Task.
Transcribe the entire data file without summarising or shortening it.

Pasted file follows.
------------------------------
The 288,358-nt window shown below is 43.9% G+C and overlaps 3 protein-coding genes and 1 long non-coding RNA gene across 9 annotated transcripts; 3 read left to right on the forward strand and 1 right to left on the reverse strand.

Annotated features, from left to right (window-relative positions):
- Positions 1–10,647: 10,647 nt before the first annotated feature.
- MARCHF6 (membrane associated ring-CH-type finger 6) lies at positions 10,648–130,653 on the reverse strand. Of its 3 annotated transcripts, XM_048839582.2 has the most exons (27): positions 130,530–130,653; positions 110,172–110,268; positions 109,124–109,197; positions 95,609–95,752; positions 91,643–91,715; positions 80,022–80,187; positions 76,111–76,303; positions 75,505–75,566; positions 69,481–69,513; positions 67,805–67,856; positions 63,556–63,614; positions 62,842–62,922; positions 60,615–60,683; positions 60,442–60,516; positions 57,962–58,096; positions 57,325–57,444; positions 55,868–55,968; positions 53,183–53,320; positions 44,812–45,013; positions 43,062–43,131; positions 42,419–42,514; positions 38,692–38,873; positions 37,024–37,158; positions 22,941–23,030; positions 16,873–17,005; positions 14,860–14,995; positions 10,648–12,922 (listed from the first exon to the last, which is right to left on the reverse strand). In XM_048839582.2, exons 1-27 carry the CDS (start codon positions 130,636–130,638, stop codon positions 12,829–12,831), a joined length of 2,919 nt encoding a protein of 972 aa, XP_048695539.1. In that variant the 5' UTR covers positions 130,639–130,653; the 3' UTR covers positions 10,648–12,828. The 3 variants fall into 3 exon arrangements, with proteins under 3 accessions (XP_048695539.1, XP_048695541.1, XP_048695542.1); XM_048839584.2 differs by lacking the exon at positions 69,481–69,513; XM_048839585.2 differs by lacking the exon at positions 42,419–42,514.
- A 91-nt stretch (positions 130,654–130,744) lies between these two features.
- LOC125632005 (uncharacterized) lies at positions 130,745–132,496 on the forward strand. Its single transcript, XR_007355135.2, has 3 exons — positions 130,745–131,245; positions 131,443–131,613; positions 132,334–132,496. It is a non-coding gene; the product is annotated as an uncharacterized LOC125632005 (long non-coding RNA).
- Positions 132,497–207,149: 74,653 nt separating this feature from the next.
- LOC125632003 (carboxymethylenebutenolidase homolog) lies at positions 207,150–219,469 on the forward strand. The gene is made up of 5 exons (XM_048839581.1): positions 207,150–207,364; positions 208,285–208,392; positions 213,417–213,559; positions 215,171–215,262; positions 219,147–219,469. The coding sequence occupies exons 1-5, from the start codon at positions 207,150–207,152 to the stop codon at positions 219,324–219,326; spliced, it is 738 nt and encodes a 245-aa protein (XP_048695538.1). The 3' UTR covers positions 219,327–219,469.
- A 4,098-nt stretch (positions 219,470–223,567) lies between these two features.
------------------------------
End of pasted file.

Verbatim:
The 288,358-nt window shown below is 43.9% G+C and overlaps 3 protein-coding genes and 1 long non-coding RNA gene across 9 annotated transcripts; 3 read left to right on the forward strand and 1 right to left on the reverse strand.

Annotated features, from left to right (window-relative positions):
- Positions 1–10,647: 10,647 nt before the first annotated feature.
- MARCHF6 (membrane associated ring-CH-type finger 6) lies at positions 10,648–130,653 on the reverse strand. Of its 3 annotated transcripts, XM_048839582.2 has the most exons (27): positions 130,530–130,653; positions 110,172–110,268; positions 109,124–109,197; positions 95,609–95,752; positions 91,643–91,715; positions 80,022–80,187; positions 76,111–76,303; positions 75,505–75,566; positions 69,481–69,513; positions 67,805–67,856; positions 63,556–63,614; positions 62,842–62,922; positions 60,615–60,683; positions 60,442–60,516; positions 57,962–58,096; positions 57,325–57,444; positions 55,868–55,968; positions 53,183–53,320; positions 44,812–45,013; positions 43,062–43,131; positions 42,419–42,514; positions 38,692–38,873; positions 37,024–37,158; positions 22,941–23,030; positions 16,873–17,005; positions 14,860–14,995; positions 10,648–12,922 (listed from the first exon to the last, which is right to left on the reverse strand). In XM_048839582.2, exons 1-27 carry the CDS (start codon positions 130,636–130,638, stop codon positions 12,829–12,831), a joined length of 2,919 nt encoding a protein of 972 aa, XP_048695539.1. In that variant the 5' UTR covers positions 130,639–130,653; the 3' UTR covers positions 10,648–12,828. The 3 variants fall into 3 exon arrangements, with proteins under 3 accessions (XP_048695539.1, XP_048695541.1, XP_048695542.1); XM_048839584.2 differs by lacking the exon at positions 69,481–69,513; XM_048839585.2 differs by lacking the exon at positions 42,419–42,514.
- A 91-nt stretch (positions 130,654–130,744) lies between these two features.
- LOC125632005 (uncharacterized) lies at positions 130,745–132,496 on the forward strand. Its single transcript, XR_007355135.2, has 3 exons — positions 130,745–131,245; positions 131,443–131,613; positions 132,334–132,496. It is a non-coding gene; the product is annotated as an uncharacterized LOC125632005 (long non-coding RNA).
- Positions 132,497–207,149: 74,653 nt separating this feature from the next.
- LOC125632003 (carboxymethylenebutenolidase homolog) lies at positions 207,150–219,469 on the forward strand. The gene is made up of 5 exons (XM_048839581.1): positions 207,150–207,364; positions 208,285–208,392; positions 213,417–213,559; positions 215,171–215,262; positions 219,147–219,469. The coding sequence occupies exons 1-5, from the start codon at positions 207,150–207,152 to the stop codon at positions 219,324–219,326; spliced, it is 738 nt and encodes a 245-aa protein (XP_048695538.1). The 3' UTR covers positions 219,327–219,469.
- A 4,098-nt stretch (positions 219,470–223,567) lies between these two features.